This post originally appeared as a guest contribution to My Town Tutors.
Flute is a very popular instrument, so the competition during any audition is tough. When you play an instrument with so many individuals jockeying for so few available spaces, simply playing the audition music well isn't enough. Bearing this in mind, how do you help your private flute students stand out from the crowd and achieve their goals? You help them bring something extra to the table.
Always prepare your students for the next level. When they're in middle school, lay the foundation for high-school level skills. Explain to them the value of memorizing scales and practicing etudes as a way to learn the patterns and building blocks of music so that mastering pieces can happen quickly and efficiently.
When they're in high school, teach them how to think about music in a deep and analytical way instead of just playing it note-to-note. Talk about style with your students; help them see how the way music was played during different periods of history varies greatly from one era to the next, and what that means for the particular pieces your students are learning. Any high schooler can handle the basics of Baroque, Classical, and Romantic style; challenge your students to create the biggest contrast possible between these different idioms!
Encourage responsible, mature behavior. If you have a student auditioning for college, make sure they send a polite, concise email to their potential teacher requesting a meeting or trial lesson. This helps the student establish a connection and gives their potential teacher some context during the audition. If the student willingly accepts and applies suggestions made during their trial lesson, it shows commitment and makes them a more appealing candidate for admission.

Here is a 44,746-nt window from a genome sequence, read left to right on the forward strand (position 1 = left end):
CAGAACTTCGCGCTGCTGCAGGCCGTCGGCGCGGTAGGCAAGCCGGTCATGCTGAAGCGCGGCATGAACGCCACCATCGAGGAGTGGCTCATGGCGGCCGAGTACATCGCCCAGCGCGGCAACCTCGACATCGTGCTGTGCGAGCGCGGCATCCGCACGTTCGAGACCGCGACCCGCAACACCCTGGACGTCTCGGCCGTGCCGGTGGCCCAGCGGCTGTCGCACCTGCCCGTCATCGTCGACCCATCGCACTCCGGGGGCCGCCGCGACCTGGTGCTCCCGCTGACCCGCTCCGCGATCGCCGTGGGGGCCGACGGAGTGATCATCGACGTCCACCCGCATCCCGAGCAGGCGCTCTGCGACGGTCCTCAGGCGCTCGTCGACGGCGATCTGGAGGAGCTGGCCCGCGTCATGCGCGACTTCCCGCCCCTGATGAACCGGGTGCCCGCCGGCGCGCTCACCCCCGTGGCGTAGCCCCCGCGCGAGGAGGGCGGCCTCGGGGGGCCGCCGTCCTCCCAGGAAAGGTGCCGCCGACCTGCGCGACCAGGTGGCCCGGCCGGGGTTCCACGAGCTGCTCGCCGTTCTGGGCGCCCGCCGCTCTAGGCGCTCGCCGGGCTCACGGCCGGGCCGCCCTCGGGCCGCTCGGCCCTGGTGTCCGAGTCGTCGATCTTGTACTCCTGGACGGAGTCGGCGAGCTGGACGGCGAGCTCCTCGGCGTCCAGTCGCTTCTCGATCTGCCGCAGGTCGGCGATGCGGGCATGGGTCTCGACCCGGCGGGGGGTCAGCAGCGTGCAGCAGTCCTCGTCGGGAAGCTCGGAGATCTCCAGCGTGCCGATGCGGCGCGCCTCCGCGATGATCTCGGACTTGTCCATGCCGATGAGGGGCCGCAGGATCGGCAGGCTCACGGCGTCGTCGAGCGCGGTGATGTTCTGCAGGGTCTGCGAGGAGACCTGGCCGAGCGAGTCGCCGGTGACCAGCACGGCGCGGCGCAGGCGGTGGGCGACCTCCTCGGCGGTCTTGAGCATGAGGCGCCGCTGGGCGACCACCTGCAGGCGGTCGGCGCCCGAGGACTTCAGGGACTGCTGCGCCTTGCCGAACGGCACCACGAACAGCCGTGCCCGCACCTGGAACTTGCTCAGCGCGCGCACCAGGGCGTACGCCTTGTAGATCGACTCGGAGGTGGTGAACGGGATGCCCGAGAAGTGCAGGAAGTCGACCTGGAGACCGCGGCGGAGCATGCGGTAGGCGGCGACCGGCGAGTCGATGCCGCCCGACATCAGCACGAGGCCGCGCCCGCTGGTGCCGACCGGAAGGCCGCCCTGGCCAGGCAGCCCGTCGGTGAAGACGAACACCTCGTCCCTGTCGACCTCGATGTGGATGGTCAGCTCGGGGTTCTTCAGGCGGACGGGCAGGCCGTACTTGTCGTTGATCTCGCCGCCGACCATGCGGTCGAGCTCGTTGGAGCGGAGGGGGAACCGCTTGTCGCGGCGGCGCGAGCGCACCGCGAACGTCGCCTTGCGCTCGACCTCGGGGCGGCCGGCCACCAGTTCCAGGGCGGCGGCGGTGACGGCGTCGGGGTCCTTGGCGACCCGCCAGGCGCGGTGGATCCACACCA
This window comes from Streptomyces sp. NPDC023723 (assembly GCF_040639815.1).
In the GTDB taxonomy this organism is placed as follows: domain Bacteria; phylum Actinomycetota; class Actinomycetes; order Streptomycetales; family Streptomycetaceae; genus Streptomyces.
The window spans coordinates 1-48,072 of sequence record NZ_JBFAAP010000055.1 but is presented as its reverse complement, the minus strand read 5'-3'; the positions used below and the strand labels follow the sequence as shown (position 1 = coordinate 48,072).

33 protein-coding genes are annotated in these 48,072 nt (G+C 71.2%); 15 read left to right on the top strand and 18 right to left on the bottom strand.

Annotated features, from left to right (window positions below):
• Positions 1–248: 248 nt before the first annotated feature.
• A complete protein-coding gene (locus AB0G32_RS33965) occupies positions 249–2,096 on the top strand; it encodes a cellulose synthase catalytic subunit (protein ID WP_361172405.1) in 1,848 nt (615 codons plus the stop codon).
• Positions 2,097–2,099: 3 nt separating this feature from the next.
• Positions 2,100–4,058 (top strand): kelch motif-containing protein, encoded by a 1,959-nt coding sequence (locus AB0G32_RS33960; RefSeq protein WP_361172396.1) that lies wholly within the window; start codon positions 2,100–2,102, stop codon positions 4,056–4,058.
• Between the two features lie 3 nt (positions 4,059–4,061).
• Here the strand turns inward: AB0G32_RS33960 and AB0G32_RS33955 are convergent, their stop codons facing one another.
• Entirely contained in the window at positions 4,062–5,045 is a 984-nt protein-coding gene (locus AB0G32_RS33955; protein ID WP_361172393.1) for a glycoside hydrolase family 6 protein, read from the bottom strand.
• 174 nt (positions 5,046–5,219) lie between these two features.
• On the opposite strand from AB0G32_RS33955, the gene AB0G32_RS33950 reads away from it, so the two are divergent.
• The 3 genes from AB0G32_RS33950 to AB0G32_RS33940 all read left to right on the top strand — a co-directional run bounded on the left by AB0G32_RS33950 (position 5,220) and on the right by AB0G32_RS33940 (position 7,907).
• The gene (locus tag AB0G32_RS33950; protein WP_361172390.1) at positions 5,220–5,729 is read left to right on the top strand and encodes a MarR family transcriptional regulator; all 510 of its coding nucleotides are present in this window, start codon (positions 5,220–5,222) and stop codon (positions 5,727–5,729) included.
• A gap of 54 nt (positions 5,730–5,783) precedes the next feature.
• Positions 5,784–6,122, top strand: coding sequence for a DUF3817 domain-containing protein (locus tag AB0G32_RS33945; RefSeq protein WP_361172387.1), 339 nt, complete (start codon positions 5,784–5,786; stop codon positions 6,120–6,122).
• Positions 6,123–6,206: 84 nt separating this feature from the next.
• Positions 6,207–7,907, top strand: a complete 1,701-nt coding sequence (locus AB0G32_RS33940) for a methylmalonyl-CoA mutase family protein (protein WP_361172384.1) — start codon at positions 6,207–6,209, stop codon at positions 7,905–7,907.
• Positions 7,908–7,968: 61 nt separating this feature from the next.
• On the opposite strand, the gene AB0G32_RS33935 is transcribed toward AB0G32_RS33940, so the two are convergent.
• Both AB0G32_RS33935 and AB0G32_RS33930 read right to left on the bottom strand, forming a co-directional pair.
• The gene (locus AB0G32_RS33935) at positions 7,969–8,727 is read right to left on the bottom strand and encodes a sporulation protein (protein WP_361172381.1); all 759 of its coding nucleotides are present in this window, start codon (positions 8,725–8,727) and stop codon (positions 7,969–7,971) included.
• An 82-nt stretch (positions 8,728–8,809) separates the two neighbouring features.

Always make sure your students send a thank-you note to whoever took the time to hear their audition. Help your students see that what comes before and after audition day is just as important as how they perform their music; often, these connections are what tip the scales in favor of one student over another.
Don't let the audition environment come as a surprise to your students! Do mock auditions. The key here is in the plural; do as many mock auditions as your student needs to feel at ease in the situation. Practice how to walk into the audition room and how to make a graceful exit. Talk about the value of verbally thanking the jury before you leave the room. The jury will pick up on this level of confidence and ease, and it will show in your student's audition score.
If you have a flute student preparing for college, consider adding The Conservatory Boot Camp Workbook to their weekly practice regimen. This self-guided audition companion is suitable for any instrumentalist looking to stand out from the rest and get into their school of choice. It is available for purchase here.